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Anti-depressants and suicide

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  • Ludwig, Jens
  • Marcotte, Dave E.
  • Norberg, Karen

Abstract

Suicide takes the lives of around a million people each year, most of whom suffer from depression. In recent years there has been growing controversy about whether one of the best-selling anti-depressants - selective serotonin reuptake inhibitors (SSRIs) - increases or decreases the risk of completed suicide. Randomized clinical trials are not informative in this application because of small samples and other problems. We present what we believe are the most scientifically credible estimates to date on how SSRI sales affect suicide mortality using data from 26 countries for up to 25 years. We exploit just the variation in SSRI sales that can be explained by institutional differences in how drugs are regulated, priced, and distributed, as reflected by the sales growth of new drugs more generally. We find an increase in SSRI sales of 1 pill per capita (12% of 2000 sales levels) reduces suicide by 5%.

Suggested Citation

  • Ludwig, Jens & Marcotte, Dave E. & Norberg, Karen, 2009. "Anti-depressants and suicide," Journal of Health Economics, Elsevier, vol. 28(3), pages 659-676, May.
  • Handle: RePEc:eee:jhecon:v:28:y:2009:i:3:p:659-676
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    Cited by:

    1. Nadia Campaniello & Theodoros M. Diasakos & Giovanni Mastrobuoni, 2017. "Rationalizable Suicides: Evidence from Changes in Inmates’ Expected Length of Sentence," Journal of the European Economic Association, European Economic Association, vol. 15(2), pages 388-428.
    2. Katolik, Aleksandra & Oswald, Andrew J., 2017. "Antidepressants for Economists and Business-School Researchers: An Introduction and Review," CAGE Online Working Paper Series 338, Competitive Advantage in the Global Economy (CAGE).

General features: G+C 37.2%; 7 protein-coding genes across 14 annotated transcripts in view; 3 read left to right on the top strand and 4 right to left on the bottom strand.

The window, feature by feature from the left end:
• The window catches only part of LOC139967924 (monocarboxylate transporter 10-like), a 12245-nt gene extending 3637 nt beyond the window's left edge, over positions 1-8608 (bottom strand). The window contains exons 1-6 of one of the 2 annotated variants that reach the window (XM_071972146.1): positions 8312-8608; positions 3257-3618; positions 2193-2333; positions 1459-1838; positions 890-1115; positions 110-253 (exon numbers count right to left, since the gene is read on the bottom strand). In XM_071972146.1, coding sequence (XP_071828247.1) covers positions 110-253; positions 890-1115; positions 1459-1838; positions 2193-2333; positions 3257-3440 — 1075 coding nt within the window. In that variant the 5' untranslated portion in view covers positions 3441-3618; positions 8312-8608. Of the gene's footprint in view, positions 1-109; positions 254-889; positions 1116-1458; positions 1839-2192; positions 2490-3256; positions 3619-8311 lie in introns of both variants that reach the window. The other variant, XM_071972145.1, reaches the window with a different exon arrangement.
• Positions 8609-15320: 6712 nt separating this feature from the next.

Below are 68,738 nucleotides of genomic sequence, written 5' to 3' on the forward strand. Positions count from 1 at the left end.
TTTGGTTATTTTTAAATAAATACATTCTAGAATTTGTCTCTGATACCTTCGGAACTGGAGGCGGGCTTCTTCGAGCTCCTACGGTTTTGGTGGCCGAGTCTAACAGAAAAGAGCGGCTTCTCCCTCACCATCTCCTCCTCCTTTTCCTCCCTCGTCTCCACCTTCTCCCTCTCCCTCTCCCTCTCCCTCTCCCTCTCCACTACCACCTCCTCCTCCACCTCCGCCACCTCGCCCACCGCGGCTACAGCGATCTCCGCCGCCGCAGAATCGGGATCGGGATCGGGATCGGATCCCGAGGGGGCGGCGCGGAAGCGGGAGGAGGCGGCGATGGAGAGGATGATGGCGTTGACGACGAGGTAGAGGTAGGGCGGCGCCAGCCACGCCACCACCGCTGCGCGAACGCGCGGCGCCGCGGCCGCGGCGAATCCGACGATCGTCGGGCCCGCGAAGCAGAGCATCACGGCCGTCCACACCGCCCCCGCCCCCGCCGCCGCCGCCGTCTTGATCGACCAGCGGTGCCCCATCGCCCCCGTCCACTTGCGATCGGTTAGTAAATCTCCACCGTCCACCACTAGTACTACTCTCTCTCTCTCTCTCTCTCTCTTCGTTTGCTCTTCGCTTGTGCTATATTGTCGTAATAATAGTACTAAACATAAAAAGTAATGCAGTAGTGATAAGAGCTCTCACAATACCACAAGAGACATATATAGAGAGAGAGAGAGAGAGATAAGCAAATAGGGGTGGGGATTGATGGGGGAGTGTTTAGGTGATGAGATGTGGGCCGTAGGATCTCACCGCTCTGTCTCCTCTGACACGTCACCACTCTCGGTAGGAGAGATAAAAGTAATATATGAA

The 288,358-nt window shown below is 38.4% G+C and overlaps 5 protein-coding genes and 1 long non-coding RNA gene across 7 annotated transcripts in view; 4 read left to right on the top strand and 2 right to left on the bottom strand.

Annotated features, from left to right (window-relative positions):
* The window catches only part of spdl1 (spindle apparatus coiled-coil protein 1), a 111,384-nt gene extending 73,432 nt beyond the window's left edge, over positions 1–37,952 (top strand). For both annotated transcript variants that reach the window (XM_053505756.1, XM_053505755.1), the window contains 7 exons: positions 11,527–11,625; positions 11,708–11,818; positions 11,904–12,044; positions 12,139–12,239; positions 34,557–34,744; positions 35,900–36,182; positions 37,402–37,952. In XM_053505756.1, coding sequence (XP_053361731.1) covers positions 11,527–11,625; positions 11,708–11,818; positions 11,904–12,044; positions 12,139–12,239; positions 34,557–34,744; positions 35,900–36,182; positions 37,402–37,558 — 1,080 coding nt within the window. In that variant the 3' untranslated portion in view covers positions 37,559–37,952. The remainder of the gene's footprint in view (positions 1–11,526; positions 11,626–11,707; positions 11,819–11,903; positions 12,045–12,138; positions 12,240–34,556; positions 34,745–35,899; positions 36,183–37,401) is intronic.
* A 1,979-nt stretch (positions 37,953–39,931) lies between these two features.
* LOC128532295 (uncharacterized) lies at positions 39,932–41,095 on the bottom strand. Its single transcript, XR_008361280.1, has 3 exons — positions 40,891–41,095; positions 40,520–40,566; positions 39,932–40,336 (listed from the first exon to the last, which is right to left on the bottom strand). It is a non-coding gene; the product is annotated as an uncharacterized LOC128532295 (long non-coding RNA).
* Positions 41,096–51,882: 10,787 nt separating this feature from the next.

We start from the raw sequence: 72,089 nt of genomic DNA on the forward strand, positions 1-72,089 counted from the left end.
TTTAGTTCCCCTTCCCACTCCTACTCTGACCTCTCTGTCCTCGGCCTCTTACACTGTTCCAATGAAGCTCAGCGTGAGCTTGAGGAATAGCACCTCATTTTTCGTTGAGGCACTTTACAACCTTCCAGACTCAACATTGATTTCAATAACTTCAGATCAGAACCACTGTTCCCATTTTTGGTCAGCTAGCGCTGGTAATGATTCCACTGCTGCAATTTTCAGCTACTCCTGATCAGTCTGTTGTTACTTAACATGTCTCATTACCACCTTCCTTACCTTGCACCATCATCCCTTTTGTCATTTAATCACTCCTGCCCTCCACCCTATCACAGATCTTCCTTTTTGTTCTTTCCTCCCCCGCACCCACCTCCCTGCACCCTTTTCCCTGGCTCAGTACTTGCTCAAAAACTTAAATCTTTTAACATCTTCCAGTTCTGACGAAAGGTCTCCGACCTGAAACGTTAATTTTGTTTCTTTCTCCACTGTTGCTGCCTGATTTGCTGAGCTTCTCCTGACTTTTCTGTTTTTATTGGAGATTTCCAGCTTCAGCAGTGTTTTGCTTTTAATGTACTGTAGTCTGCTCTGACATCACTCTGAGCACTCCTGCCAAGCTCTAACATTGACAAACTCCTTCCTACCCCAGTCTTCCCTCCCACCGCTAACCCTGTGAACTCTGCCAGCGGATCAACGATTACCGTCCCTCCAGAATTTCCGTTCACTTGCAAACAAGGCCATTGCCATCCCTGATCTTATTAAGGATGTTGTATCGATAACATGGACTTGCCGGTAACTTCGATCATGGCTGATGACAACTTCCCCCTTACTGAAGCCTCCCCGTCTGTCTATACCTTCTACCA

3. Blanchflower, David G. & Oswald, Andrew J., 2011. "Antidepressants and Age," IZA Discussion Papers 5785, Institute for the Study of Labor (IZA).
    4. W. Bentley MacLeod, 2017. "Viewpoint: The human capital approach to inference," Canadian Journal of Economics, Canadian Economics Association, vol. 50(1), pages 5-39, February.
    5. Nadia Campaniello & Theodoros Diasakos & Giovanni Mastrobuoni, 2012. "Rational Suicides: Evidence from Changes in Inmates' Expected Sentence Length," Carlo Alberto Notebooks 247, Collegio Carlo Alberto.
    6. Pecchenino, Rowena A., 2015. "Have we cause for despair?," Journal of Behavioral and Experimental Economics (formerly The Journal of Socio-Economics), Elsevier, vol. 58(C), pages 56-62.
    7. Blanchflower, David G. & Oswald, Andrew J., 2016. "Antidepressants and age: A new form of evidence for U-shaped well-being through life," Journal of Economic Behavior & Organization, Elsevier, vol. 127(C), pages 46-58.
    8. Strulik, Holger, 2018. "An economic heory of depression and its impact on health behavior and longevity," Center for European, Governance and Economic Development Research Discussion Papers 337, University of Goettingen, Department of Economics.

    More about this item

    Keywords

    Suicide Drug regulation Anti-depressant treatment;

    JEL classification:

    • I12 - Health, Education, and Welfare - - Health - - - Health Behavior
    • I18 - Health, Education, and Welfare - - Health - - - Government Policy; Regulation; Public Health

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